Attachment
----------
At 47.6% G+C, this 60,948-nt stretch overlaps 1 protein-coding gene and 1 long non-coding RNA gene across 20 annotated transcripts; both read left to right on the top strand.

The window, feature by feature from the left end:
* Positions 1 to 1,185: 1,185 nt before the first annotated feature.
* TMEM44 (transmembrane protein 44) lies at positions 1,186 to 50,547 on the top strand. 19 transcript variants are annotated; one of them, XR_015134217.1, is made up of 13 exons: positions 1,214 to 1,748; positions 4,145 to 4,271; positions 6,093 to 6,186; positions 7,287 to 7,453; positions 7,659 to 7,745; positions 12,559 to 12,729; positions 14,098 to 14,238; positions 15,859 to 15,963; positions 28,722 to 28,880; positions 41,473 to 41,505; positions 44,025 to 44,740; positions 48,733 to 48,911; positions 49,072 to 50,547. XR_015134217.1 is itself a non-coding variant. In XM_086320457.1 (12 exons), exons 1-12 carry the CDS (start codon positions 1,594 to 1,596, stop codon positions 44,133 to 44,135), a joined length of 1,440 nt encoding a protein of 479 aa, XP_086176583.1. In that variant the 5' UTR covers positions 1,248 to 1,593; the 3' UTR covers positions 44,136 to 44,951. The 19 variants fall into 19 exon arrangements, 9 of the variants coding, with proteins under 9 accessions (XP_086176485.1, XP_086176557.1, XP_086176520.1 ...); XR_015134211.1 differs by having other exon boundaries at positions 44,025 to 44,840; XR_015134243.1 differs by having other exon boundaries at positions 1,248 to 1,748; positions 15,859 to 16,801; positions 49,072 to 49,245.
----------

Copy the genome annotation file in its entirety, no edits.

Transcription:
At 47.6% G+C, this 60,948-nt stretch overlaps 1 protein-coding gene and 1 long non-coding RNA gene across 20 annotated transcripts; both read left to right on the top strand.

The window, feature by feature from the left end:
* Positions 1 to 1,185: 1,185 nt before the first annotated feature.
* TMEM44 (transmembrane protein 44) lies at positions 1,186 to 50,547 on the top strand. 19 transcript variants are annotated; one of them, XR_015134217.1, is made up of 13 exons: positions 1,214 to 1,748; positions 4,145 to 4,271; positions 6,093 to 6,186; positions 7,287 to 7,453; positions 7,659 to 7,745; positions 12,559 to 12,729; positions 14,098 to 14,238; positions 15,859 to 15,963; positions 28,722 to 28,880; positions 41,473 to 41,505; positions 44,025 to 44,740; positions 48,733 to 48,911; positions 49,072 to 50,547. XR_015134217.1 is itself a non-coding variant. In XM_086320457.1 (12 exons), exons 1-12 carry the CDS (start codon positions 1,594 to 1,596, stop codon positions 44,133 to 44,135), a joined length of 1,440 nt encoding a protein of 479 aa, XP_086176583.1. In that variant the 5' UTR covers positions 1,248 to 1,593; the 3' UTR covers positions 44,136 to 44,951. The 19 variants fall into 19 exon arrangements, 9 of the variants coding, with proteins under 9 accessions (XP_086176485.1, XP_086176557.1, XP_086176520.1 ...); XR_015134211.1 differs by having other exon boundaries at positions 44,025 to 44,840; XR_015134243.1 differs by having other exon boundaries at positions 1,248 to 1,748; positions 15,859 to 16,801; positions 49,072 to 49,245.